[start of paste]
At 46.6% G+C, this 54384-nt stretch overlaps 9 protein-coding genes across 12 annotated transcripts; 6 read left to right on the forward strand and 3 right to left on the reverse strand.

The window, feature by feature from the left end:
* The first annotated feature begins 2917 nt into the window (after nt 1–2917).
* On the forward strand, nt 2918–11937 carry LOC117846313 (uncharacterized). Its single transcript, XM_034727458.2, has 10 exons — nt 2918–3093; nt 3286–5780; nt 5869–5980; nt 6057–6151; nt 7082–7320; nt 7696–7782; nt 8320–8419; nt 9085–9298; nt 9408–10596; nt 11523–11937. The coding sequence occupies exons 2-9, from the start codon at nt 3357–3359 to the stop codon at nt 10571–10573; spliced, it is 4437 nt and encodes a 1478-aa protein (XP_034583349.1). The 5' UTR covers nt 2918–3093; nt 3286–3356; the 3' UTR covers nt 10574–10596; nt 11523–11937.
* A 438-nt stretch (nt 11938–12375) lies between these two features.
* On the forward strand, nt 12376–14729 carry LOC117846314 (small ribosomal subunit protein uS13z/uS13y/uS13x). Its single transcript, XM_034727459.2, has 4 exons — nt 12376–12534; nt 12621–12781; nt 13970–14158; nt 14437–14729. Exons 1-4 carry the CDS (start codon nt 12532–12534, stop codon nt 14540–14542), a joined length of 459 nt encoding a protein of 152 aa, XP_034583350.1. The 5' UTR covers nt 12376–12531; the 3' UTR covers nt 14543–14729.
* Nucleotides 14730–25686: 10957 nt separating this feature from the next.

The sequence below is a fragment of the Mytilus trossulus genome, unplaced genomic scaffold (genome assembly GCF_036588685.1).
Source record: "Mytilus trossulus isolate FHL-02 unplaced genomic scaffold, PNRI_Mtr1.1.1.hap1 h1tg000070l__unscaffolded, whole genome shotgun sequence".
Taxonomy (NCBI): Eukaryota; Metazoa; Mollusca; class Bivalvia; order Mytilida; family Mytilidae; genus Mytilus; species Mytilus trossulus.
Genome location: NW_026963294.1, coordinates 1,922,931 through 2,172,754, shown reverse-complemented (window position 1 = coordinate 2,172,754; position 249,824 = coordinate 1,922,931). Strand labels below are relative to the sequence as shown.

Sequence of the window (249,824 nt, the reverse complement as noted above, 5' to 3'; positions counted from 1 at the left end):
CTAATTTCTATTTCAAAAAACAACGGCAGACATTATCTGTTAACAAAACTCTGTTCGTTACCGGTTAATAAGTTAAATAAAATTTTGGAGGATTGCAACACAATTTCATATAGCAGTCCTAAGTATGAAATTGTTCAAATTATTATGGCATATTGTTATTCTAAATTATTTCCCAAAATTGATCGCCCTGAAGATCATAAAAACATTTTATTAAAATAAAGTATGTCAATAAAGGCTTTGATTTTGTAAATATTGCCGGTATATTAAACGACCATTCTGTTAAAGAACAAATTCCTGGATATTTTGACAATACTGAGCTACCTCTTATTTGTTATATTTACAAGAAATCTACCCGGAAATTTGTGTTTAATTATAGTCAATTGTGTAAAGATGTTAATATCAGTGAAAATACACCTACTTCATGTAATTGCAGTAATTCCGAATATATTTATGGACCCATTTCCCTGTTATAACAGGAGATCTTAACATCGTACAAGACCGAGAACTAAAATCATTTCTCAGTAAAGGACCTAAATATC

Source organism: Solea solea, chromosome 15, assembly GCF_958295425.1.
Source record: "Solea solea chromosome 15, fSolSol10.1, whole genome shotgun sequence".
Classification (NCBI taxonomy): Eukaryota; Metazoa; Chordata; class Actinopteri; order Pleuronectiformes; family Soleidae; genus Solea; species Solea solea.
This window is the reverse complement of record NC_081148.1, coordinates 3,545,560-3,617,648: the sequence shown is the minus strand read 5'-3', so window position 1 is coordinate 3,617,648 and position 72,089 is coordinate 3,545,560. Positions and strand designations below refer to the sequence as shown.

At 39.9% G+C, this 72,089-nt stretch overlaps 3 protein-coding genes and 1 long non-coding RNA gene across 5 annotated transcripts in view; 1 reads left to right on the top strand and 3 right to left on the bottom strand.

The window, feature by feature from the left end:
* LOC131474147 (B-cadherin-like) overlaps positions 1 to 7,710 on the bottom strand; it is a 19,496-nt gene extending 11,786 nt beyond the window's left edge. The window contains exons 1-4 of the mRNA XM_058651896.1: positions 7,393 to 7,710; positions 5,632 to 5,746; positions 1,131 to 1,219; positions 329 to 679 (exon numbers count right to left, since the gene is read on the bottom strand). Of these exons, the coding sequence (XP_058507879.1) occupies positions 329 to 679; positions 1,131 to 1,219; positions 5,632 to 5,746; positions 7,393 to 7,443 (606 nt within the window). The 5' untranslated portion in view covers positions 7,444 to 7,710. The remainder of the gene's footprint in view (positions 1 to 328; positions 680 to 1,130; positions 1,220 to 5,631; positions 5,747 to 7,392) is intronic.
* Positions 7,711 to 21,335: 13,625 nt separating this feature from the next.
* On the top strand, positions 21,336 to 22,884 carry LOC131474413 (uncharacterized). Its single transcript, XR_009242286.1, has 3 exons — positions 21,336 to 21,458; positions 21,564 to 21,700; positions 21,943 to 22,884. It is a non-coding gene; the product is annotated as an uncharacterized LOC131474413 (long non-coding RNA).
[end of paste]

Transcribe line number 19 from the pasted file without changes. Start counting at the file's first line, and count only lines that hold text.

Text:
The window, feature by feature from the left end: